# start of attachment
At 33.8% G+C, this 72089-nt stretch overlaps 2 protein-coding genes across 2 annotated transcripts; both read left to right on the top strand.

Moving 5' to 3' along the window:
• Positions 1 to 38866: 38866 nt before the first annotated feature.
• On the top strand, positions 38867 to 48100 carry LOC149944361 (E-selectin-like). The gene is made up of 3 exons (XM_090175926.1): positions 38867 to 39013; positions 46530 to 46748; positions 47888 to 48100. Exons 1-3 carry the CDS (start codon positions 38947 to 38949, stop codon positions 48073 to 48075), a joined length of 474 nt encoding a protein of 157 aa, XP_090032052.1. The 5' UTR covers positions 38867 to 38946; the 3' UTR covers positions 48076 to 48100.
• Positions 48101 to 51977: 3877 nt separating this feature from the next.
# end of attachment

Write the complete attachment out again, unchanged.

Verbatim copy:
At 33.8% G+C, this 72089-nt stretch overlaps 2 protein-coding genes across 2 annotated transcripts; both read left to right on the top strand.

Moving 5' to 3' along the window:
• Positions 1 to 38866: 38866 nt before the first annotated feature.
• On the top strand, positions 38867 to 48100 carry LOC149944361 (E-selectin-like). The gene is made up of 3 exons (XM_090175926.1): positions 38867 to 39013; positions 46530 to 46748; positions 47888 to 48100. Exons 1-3 carry the CDS (start codon positions 38947 to 38949, stop codon positions 48073 to 48075), a joined length of 474 nt encoding a protein of 157 aa, XP_090032052.1. The 5' UTR covers positions 38867 to 38946; the 3' UTR covers positions 48076 to 48100.
• Positions 48101 to 51977: 3877 nt separating this feature from the next.